As Juneteenth KC takes over 18th & Vine for a series of celebrations revolving around Black pride, heritage, and culture, the nonprofit is also kicking off 50 Years of Hip-Hop in Kansas City, a series of events celebrating the imprint the music genre has made on Kansas City.
The event series begins on June 2 at 2000 Vine with A Night with Shawn Edwards and Don Juan: Growing Up Hip-Hop in Kansas City. We chatted with Edwards about how hip-hop has shaped Kansas City.
When did hip-hop first show up in Kansas City, and how much of an impact have KC musicians had on the music genre?
For most people, their first experience with hip-hop is when they heard Rapper’s Delight by the Sugarhill Gang on KPRS, now called Hot 103 Jamz, in late 1979. It was the first and rare rap song played on the radio at the time. The early epicenter of the culture was at Lincoln High School affectionately dubbed The Castle on the Hill. A young party promoter, Arthur “Mr. President” Davis, began throwing parties in the school’s gymnasium. At the time, parties were the primary place you could hear hip-hop in Kansas City. Mr. President, who wasn’t a DJ but wore a rubber president’s mask to hide his identity, organized a collective of DJs who played the music for hundreds of people each weekend at the school during the early ’80s. The parties were promoted on the radio and attracted young adults from all over the city.
What do you think is the biggest impact hip-hop has had on KC’s culture?
The biggest impact hip-hop has had on KC’s culture is probably the least talked about. The culture has had a major economic impact on the city. The culture has quietly generated lots of money for record stores, concert venues, clothing stores, movie theaters, and for many artists and people involved in hip-hop, it provided an opportunity to make a living.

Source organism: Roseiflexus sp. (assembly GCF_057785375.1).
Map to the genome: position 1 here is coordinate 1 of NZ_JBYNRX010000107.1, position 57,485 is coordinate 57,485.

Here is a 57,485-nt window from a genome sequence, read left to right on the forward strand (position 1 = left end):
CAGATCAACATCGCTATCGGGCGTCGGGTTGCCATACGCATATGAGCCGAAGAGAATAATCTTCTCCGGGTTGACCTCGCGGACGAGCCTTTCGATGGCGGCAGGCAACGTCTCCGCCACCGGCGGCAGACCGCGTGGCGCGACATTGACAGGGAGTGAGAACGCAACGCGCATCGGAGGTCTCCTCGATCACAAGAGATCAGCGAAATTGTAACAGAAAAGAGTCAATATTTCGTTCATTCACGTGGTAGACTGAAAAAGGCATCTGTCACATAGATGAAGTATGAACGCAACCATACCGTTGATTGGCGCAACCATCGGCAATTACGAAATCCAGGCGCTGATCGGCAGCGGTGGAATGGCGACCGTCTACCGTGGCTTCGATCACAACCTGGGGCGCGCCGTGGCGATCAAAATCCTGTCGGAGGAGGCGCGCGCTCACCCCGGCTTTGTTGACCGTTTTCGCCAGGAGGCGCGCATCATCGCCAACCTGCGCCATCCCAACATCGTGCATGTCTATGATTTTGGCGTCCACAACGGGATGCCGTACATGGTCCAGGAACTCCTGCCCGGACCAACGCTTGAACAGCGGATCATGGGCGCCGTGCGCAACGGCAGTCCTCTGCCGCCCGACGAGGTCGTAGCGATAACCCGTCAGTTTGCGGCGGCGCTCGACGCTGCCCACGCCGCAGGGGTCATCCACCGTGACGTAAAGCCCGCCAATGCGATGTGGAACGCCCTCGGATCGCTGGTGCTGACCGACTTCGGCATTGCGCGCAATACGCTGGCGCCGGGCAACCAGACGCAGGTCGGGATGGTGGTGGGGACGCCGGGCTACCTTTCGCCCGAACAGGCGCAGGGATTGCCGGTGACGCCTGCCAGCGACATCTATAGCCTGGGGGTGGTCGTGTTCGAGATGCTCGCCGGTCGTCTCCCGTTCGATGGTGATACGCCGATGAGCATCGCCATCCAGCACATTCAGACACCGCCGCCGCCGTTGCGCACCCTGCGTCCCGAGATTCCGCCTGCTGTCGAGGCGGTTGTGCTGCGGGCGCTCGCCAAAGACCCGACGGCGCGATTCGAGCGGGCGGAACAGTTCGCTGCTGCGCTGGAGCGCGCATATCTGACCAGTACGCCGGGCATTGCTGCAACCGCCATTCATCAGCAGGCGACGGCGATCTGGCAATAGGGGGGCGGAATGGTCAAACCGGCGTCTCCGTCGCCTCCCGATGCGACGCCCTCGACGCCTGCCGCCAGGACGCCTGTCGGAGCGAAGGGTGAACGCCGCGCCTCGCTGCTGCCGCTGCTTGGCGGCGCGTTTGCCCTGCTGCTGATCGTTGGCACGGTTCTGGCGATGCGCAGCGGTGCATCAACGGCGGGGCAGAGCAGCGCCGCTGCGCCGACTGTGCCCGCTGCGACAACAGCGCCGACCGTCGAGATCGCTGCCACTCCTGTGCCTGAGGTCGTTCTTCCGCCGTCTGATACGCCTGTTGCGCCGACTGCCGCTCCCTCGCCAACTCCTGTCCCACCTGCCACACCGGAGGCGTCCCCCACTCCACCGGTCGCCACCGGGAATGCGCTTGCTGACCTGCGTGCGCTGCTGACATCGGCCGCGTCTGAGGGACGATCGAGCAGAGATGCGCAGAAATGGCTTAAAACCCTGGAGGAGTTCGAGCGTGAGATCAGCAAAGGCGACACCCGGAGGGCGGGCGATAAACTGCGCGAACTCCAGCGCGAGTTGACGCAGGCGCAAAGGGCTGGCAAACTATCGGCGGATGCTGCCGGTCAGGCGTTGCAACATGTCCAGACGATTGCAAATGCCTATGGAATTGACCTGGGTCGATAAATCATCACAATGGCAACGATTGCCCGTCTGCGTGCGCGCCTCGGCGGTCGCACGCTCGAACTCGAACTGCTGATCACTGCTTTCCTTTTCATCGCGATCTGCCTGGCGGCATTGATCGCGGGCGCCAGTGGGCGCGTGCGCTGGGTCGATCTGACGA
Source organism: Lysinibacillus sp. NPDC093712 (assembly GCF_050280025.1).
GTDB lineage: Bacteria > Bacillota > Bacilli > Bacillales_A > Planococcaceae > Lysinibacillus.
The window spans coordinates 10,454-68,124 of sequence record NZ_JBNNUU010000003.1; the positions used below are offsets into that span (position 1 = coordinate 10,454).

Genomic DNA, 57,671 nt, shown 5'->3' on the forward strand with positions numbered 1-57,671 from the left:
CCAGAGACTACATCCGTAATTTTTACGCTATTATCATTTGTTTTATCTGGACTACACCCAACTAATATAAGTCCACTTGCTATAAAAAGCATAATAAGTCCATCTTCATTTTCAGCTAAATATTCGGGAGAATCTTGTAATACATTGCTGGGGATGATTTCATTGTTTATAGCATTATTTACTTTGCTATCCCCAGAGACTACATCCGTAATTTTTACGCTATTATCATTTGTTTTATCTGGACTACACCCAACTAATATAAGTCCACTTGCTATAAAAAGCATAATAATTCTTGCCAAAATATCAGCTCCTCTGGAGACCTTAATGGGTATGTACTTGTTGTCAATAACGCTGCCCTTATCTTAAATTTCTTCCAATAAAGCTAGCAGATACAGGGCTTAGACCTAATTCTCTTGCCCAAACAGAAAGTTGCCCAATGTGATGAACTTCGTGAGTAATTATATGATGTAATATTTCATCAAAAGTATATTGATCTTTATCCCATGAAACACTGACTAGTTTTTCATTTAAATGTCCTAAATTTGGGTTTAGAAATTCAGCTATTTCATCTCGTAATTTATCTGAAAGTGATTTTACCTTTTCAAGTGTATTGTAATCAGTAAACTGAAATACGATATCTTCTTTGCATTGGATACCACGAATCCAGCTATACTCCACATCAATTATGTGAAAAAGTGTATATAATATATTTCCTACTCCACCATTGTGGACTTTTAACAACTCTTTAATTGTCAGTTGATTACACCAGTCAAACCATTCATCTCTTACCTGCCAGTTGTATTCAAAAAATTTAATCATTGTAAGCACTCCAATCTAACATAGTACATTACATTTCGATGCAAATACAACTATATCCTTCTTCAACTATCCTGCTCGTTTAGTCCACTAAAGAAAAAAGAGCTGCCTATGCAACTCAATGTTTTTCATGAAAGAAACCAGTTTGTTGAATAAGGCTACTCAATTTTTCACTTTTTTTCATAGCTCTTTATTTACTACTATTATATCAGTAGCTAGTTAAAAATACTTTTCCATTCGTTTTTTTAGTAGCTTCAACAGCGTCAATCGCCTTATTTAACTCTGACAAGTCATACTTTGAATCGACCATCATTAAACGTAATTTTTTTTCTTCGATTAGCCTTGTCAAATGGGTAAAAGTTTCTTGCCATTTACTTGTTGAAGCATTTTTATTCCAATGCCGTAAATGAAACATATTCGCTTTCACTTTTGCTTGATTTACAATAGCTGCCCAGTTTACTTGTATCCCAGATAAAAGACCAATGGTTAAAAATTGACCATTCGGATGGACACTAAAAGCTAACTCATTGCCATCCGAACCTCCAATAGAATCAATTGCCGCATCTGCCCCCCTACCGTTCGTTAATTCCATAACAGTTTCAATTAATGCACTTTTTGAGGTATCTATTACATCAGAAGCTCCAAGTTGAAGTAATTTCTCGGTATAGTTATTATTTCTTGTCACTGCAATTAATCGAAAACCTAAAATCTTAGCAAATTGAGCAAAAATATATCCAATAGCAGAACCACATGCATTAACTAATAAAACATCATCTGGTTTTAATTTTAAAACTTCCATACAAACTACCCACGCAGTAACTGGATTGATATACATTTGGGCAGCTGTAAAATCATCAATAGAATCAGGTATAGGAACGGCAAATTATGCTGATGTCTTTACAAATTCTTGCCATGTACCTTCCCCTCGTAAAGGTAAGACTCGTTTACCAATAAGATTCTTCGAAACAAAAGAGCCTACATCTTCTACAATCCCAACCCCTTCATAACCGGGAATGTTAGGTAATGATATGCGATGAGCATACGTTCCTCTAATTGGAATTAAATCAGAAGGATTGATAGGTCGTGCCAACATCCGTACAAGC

What’s your favorite KC hip-hop story?
My favorite hip-hop story is being a part of the Flavorpak movement during the late ’90s. They were a bunch of young kids who loved every aspect of hip-hop (rapping, break dancing, DJing, and graffiti). They threw parties and concerts in old, abandoned buildings downtown and the West Bottoms. They also published a monthly magazine that celebrated the culture. It was a beautiful time.
In Kansas City, you hear a lot about how jazz has shaped KC history and impacted Black communities. How does hip-hop compare?
A lot has been said and documented about Kansas City’s jazz legacy, and rightfully so. Titans of the genre, like Charlie Parker, Count Basie, Lester Young, Mary Lou Williams, and many others elevated the music to supreme heights. But that was years ago. More recently hip-hop artists coming out of Kansas City have had a major impact on the music and culture. Tech N9ne is officially the number one all-time selling independent rapper ever. He is routinely lauded for his creative delivery and business savvy. KCMO native Sleazy World Go, who represents today’s younger artists, is currently burning up the charts, and producers like Justus West, who has produced for Snoop Dogg, Future, and Mac Miller; Denzel “Conductor” Williams who produces for Griselda, Benny the Butcher, and Westside Gunn; and Dominique Sanders, a UMKC Conservatory grad who has worked with Kendrick Lamar and Tech N9ne, are changing the sound of rap music on an international level.
Are there any other tidbits you think would be good to share ahead of the first event in the 50 Years of Hip-Hop in Kansas City series?
The Growing-Up Hip-Hop event is so important because archiving the history and sharing actual experiences is so vital to the preservation of this important culture. The history has to be told correctly, and it’s critical that it’s told by people who were a part of the narrative. 50 years is an incredibly long time, anything around for that long had to have had an impact, and the story must be told.
Get your ticket for Edwards’s event here. Other happenings part of the 50 Years of Hip-Hop in Kansas City include:
Hip-Hop Film Festival
Screenland Armour Theatre
Hip-Hop Brunch: Celebrating Hip-Hop’s Impact on Hollywood
Celebrating 50 Years of Hip-Hop KC Concert
The Gem Theater